Thursday, March 28, 2019

Mini-Review: The Little Ice Age

I've often groused about how history seems to be taught so poorly - at least my exposure to it in middle and high school. I didn't have a well-taught history class until college - where I was actually taught by a history prof (Hist 103: "Nomads of Inner Asia") - rather than a coach who needed class assignments.

I learned history on family vacations - where we stopped at every historical marker and plenty of museums, other travel opportunities, and picking and choosing books that piqued my interest at a given time... The single biggest flaw/challenge with teaching history is putting it in context - the 'why' of history, i suppose.  I'ts easier to place context when you are standing on the roadside, reading a historical marker overlooking a valley tracked by immigrant trails of the US Western Expansion, or perhaps trying to understand the setting of a semi-historical movie, or attempting to better understand the relationships between cultures and religions that extend into modern times....

Enough bitching...

Onto context - here we are gaming on our typically faux-medieval milleu.  Not having been in an ongoing campaign - how much does weather and climate really enter into most games?  There are certainly plenty of tables for randomizing weather, but how often do DM's crack them, and the associated benefits and challenges of travel and adventure during different seasons?

Enter The Little Ice Age: How Climate Made History 1300-1850 purchased used at the local Goodwill for the princely sum of $2.99. 

Briefly, the book outlines and discusses the period of climatic variation/instability between the earlier Medieval Warm Period and the beginning of the Industrial Age. A number of factors lead to generally colder and wetter conditions in the Atlantic Ocean and Europe, with associated stress on culture and populations (there is limited information from other portions of the world, so the book focuses on Europe) . 

Different regions and leaderships took differing strategies (if at all) in the face of the unknown -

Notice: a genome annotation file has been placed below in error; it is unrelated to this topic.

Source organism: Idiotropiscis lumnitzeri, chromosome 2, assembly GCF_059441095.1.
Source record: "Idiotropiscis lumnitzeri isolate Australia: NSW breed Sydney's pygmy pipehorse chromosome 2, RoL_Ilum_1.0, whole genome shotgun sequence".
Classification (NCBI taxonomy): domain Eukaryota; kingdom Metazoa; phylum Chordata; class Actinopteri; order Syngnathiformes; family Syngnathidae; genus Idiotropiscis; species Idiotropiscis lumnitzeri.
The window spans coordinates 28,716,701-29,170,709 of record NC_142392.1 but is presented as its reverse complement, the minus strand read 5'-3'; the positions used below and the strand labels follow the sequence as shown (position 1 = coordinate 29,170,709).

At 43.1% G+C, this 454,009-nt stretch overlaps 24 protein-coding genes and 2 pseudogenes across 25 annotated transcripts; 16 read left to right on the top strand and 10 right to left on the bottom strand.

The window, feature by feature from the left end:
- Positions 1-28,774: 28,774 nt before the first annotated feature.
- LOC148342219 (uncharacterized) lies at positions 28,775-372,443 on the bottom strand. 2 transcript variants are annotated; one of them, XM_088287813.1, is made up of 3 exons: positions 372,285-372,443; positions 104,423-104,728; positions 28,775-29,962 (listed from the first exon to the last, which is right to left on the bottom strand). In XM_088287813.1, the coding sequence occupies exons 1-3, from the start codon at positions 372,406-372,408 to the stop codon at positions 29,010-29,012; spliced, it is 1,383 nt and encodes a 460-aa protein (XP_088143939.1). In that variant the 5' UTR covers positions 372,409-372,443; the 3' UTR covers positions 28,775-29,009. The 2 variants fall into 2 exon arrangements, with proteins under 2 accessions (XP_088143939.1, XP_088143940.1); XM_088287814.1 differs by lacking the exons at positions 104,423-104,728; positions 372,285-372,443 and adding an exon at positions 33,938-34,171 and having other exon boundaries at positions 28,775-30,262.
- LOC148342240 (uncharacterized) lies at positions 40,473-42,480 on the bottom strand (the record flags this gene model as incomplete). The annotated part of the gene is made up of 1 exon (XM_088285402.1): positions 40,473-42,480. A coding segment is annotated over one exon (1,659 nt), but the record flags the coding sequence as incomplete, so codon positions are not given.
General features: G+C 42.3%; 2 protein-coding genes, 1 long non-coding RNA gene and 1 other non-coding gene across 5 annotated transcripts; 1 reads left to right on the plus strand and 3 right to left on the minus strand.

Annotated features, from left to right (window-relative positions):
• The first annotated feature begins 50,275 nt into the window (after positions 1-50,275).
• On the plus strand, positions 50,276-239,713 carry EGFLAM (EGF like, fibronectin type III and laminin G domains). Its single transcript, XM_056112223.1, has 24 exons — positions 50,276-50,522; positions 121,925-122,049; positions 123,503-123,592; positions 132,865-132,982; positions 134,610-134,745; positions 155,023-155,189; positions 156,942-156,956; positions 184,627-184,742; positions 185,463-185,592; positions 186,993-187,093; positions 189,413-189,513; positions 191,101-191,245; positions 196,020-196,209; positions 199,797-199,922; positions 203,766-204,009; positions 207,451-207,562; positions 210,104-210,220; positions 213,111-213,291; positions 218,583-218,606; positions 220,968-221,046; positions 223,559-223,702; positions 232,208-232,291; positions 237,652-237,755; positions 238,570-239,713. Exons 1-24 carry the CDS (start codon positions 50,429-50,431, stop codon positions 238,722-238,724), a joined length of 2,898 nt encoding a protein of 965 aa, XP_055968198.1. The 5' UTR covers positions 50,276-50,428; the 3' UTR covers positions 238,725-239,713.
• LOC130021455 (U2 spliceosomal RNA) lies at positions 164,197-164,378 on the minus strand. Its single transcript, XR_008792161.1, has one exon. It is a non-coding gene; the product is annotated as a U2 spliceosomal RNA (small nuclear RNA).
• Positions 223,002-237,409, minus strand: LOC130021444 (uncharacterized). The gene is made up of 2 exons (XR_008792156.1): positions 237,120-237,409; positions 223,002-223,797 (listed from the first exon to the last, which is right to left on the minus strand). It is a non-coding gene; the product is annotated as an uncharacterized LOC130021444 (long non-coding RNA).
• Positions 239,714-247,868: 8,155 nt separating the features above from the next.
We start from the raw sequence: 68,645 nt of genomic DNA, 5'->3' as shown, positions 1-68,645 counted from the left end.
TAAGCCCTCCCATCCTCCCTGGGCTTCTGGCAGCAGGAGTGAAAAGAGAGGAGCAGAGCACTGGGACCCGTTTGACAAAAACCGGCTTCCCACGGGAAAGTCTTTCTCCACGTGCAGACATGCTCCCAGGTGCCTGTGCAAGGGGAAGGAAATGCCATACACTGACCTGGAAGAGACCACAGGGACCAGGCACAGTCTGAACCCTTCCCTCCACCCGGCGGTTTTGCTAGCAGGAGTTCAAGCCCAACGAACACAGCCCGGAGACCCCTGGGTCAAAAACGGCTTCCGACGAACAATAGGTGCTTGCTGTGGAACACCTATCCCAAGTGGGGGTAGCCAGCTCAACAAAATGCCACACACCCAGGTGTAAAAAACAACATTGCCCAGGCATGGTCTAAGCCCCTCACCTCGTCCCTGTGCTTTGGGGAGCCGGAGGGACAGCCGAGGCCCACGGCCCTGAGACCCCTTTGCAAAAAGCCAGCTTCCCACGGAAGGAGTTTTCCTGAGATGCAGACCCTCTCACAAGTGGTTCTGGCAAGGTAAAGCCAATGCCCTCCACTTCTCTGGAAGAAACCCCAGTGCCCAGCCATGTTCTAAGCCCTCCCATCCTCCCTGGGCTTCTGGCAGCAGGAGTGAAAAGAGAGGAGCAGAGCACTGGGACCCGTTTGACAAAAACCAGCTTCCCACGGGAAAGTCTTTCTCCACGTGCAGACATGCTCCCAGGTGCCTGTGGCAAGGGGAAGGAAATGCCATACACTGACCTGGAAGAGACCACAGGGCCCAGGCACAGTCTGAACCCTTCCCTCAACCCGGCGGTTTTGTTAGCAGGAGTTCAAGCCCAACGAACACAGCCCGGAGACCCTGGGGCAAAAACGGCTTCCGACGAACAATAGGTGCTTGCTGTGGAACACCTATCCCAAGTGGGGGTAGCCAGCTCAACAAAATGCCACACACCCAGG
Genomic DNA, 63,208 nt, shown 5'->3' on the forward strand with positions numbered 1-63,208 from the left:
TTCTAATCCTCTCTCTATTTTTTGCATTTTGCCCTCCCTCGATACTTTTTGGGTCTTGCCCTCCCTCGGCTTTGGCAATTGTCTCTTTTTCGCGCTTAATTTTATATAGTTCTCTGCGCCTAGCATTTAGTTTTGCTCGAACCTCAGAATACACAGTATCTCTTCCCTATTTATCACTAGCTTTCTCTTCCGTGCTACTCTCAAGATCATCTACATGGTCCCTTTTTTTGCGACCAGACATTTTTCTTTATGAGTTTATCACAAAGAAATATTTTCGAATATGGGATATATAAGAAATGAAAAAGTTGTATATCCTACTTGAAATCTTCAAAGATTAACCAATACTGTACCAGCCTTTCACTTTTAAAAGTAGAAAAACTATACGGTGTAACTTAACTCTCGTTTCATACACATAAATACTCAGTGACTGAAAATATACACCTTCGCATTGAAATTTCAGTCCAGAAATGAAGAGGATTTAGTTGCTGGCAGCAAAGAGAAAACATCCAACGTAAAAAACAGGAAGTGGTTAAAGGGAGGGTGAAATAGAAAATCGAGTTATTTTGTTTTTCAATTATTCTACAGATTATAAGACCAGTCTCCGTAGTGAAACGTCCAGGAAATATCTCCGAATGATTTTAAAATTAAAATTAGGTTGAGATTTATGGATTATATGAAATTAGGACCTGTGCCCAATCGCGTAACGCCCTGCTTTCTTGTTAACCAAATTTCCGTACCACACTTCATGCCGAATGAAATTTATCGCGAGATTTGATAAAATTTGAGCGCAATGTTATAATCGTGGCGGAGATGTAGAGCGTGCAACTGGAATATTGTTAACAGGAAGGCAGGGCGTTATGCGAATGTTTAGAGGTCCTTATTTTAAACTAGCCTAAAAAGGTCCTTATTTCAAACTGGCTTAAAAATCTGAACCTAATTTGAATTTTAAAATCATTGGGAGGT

The English and Dutch became more flexible and innovative in their land use and food production, while the French maintained more traditional feudal-era practices and management. This led to certain resiliency on the formers' part (although not completely effective) and contributed to increased famine and the eventual French Revolution for the latter. 

The economically and nutritionally important cod fisheries of the North Sea collapsed due to decreasing sea temperatures and pack ice - the fishermen followed the cod east, into more distant and dangerous fisheries (there is somewhat credible evidence that Breton and Irish fishermen fished cod off the North American coasts in the 1400's and were perfectly aware of a continent there, but like any good fishermen, were bane to give up the location of a good fishing hole....)

Glaciers advanced from the Alps, blocking passes and destroying or putting towns at risk.

Landholders experimented with new crop rotation and breed adaptation. New crops were adopted, including the potato from the New World.  Followed by the risks of monocropping in the case of Ireland...

Of course, during this time, Europe also began its surge of exploration and colonization, the Renaissance and Enlightenment took place, and Continent-wide political upheavals and wars mapped out modern political boundaries. So there's that....  Instability can breed innovation and action...

Gaming content and context:
As discussed above, the weather and longer term climate is a local/regional stress-driver.  Do the characters experience restricted travel and movement, or effects on their health?
Can a bad winter (or series of bad seasons) spur an invasion or conquest for resources - land, food, etc. Or perhaps take advantage of a weakened populace and military? 
Are the characters moving among other displaced populations,  and becoming caught up in political instability or intrigue?
What about prices and availability of food, other consumables, and equipment.  Does a small, impoverished are even want a few extra mouths wandering through, or are they firmly asked to keep moving? 

Just some thoughts...  You'll come up with more creative and appropriate elements to your world than I can.

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